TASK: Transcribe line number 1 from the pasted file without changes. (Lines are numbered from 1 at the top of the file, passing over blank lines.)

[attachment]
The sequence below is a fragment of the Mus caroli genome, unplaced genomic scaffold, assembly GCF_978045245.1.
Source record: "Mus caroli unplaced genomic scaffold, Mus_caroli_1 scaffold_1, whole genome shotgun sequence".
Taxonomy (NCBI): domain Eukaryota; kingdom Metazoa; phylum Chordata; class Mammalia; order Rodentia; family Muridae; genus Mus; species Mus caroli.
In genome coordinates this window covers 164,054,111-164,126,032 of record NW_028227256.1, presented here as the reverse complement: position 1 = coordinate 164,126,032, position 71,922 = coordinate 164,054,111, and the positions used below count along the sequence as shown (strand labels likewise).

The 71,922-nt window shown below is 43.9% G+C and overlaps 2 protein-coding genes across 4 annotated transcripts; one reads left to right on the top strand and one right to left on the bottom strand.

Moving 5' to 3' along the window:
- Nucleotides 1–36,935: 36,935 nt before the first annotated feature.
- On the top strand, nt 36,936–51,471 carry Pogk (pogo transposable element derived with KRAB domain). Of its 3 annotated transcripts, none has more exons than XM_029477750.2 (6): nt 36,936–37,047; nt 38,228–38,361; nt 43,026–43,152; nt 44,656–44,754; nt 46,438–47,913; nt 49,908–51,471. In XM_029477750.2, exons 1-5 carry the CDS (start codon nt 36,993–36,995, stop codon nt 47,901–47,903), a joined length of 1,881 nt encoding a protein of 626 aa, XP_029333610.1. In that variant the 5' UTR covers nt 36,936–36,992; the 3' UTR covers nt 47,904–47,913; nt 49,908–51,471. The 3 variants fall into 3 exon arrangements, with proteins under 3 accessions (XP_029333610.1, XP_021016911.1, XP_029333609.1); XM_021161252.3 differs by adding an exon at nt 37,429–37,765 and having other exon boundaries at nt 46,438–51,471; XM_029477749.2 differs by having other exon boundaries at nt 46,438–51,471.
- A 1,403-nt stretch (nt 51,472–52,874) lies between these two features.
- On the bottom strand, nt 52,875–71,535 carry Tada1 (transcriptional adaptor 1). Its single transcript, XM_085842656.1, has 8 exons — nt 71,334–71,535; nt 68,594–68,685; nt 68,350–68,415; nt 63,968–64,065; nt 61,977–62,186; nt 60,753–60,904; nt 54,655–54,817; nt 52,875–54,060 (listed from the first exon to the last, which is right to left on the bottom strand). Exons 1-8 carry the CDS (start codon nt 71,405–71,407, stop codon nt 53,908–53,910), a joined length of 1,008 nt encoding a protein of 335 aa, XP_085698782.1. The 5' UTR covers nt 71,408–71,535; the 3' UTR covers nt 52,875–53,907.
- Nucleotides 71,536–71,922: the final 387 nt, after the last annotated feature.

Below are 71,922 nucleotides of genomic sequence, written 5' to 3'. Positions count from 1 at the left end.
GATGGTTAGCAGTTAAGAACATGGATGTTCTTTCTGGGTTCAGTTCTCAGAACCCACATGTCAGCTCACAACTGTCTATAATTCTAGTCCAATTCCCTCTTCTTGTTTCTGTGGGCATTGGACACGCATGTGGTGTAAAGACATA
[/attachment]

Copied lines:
The sequence below is a fragment of the Mus caroli genome, unplaced genomic scaffold, assembly GCF_978045245.1.